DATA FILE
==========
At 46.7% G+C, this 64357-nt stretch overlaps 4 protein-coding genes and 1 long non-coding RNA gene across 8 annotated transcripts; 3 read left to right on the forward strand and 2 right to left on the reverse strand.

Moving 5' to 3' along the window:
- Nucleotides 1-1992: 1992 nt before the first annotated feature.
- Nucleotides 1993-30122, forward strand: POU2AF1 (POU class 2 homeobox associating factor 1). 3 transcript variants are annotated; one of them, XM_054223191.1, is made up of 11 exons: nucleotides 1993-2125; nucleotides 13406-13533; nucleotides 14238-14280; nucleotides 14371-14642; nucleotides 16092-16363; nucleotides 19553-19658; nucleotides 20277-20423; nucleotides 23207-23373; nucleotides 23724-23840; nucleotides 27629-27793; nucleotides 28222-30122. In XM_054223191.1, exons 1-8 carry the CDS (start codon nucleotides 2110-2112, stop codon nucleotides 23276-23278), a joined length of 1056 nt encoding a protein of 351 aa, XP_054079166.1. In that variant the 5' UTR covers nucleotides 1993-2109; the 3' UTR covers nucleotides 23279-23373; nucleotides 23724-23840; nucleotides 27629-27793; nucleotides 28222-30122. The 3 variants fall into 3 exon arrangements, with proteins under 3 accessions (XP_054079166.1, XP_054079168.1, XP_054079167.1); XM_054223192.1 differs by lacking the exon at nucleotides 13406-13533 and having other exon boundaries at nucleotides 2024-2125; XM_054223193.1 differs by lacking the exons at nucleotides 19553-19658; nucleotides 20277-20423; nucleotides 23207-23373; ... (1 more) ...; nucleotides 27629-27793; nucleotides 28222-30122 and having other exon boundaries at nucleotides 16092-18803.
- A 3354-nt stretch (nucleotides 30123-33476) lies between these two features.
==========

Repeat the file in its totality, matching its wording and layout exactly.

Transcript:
At 46.7% G+C, this 64357-nt stretch overlaps 4 protein-coding genes and 1 long non-coding RNA gene across 8 annotated transcripts; 3 read left to right on the forward strand and 2 right to left on the reverse strand.

Moving 5' to 3' along the window:
- Nucleotides 1-1992: 1992 nt before the first annotated feature.
- Nucleotides 1993-30122, forward strand: POU2AF1 (POU class 2 homeobox associating factor 1). 3 transcript variants are annotated; one of them, XM_054223191.1, is made up of 11 exons: nucleotides 1993-2125; nucleotides 13406-13533; nucleotides 14238-14280; nucleotides 14371-14642; nucleotides 16092-16363; nucleotides 19553-19658; nucleotides 20277-20423; nucleotides 23207-23373; nucleotides 23724-23840; nucleotides 27629-27793; nucleotides 28222-30122. In XM_054223191.1, exons 1-8 carry the CDS (start codon nucleotides 2110-2112, stop codon nucleotides 23276-23278), a joined length of 1056 nt encoding a protein of 351 aa, XP_054079166.1. In that variant the 5' UTR covers nucleotides 1993-2109; the 3' UTR covers nucleotides 23279-23373; nucleotides 23724-23840; nucleotides 27629-27793; nucleotides 28222-30122. The 3 variants fall into 3 exon arrangements, with proteins under 3 accessions (XP_054079166.1, XP_054079168.1, XP_054079167.1); XM_054223192.1 differs by lacking the exon at nucleotides 13406-13533 and having other exon boundaries at nucleotides 2024-2125; XM_054223193.1 differs by lacking the exons at nucleotides 19553-19658; nucleotides 20277-20423; nucleotides 23207-23373; ... (1 more) ...; nucleotides 27629-27793; nucleotides 28222-30122 and having other exon boundaries at nucleotides 16092-18803.
- A 3354-nt stretch (nucleotides 30123-33476) lies between these two features.